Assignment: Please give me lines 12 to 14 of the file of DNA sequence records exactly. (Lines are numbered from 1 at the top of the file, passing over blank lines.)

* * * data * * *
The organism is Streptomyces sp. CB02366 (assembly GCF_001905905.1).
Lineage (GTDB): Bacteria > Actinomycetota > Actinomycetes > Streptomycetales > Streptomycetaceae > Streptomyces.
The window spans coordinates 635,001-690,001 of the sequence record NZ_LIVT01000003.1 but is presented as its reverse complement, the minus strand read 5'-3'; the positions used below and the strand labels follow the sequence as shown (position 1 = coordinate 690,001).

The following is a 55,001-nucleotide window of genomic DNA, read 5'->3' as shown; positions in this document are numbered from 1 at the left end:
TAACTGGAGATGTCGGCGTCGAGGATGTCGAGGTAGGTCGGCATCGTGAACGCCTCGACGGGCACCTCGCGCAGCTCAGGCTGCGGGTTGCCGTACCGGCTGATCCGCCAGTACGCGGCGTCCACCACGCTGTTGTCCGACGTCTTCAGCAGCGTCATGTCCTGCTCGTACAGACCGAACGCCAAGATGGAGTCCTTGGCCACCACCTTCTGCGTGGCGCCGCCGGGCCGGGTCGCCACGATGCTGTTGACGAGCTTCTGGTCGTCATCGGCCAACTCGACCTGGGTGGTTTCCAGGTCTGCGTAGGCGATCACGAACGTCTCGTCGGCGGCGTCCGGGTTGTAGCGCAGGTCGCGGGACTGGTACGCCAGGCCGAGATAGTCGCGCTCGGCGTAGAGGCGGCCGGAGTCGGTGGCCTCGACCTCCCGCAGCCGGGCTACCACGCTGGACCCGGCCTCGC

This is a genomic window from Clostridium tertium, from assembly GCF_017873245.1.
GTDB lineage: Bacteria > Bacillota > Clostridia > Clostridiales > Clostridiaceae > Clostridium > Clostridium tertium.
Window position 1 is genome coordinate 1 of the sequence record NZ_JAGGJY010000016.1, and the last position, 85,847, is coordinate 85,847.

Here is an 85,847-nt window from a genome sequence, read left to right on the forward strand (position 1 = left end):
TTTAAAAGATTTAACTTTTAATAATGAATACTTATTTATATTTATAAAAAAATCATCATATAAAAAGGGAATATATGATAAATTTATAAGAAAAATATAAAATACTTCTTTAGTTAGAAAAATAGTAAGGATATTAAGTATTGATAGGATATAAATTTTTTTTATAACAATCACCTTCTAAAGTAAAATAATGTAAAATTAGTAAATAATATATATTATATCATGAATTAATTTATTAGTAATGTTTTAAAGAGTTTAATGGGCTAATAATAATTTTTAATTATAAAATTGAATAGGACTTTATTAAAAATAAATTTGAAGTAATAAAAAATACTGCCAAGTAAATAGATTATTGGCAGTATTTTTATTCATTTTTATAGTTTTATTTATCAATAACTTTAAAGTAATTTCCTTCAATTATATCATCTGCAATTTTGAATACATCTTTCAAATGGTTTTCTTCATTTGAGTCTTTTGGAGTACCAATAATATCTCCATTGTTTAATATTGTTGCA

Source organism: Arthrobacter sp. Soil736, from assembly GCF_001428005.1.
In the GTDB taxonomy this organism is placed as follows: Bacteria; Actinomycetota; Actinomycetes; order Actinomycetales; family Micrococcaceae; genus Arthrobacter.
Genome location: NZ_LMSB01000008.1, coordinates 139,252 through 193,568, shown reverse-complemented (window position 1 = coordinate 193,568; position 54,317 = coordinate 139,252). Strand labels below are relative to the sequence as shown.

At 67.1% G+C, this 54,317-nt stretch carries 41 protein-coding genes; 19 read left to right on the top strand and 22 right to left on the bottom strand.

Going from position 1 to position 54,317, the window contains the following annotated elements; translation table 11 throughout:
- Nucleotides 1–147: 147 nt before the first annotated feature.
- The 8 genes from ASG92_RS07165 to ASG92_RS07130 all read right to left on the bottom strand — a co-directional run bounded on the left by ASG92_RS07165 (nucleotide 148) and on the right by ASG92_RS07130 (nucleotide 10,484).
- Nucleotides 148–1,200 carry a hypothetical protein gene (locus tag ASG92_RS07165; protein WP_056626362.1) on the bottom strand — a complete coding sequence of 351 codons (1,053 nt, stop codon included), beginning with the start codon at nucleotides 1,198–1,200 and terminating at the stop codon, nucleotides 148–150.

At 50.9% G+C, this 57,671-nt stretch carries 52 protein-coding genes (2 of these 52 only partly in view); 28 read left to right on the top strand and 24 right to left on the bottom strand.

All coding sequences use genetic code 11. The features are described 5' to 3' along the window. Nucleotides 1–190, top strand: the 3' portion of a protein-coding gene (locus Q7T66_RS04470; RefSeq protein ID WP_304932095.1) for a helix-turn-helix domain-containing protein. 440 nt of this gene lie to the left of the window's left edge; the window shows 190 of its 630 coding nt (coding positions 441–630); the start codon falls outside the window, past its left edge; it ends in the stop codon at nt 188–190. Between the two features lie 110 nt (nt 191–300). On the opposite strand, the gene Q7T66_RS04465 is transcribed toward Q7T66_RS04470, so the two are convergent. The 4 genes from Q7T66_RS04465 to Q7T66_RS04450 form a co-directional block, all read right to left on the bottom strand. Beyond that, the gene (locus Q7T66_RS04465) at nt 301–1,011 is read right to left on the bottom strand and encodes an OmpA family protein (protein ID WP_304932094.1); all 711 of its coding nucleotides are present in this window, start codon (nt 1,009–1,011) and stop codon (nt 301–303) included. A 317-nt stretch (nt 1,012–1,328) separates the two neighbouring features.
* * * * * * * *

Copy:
In the GTDB taxonomy this organism is placed as follows: Bacteria; Actinomycetota; Actinomycetes; order Actinomycetales; family Micrococcaceae; genus Arthrobacter.
Genome location: NZ_LMSB01000008.1, coordinates 139,252 through 193,568, shown reverse-complemented (window position 1 = coordinate 193,568; position 54,317 = coordinate 139,252). Strand labels below are relative to the sequence as shown.

At 67.1% G+C, this 54,317-nt stretch carries 41 protein-coding genes; 19 read left to right on the top strand and 22 right to left on the bottom strand.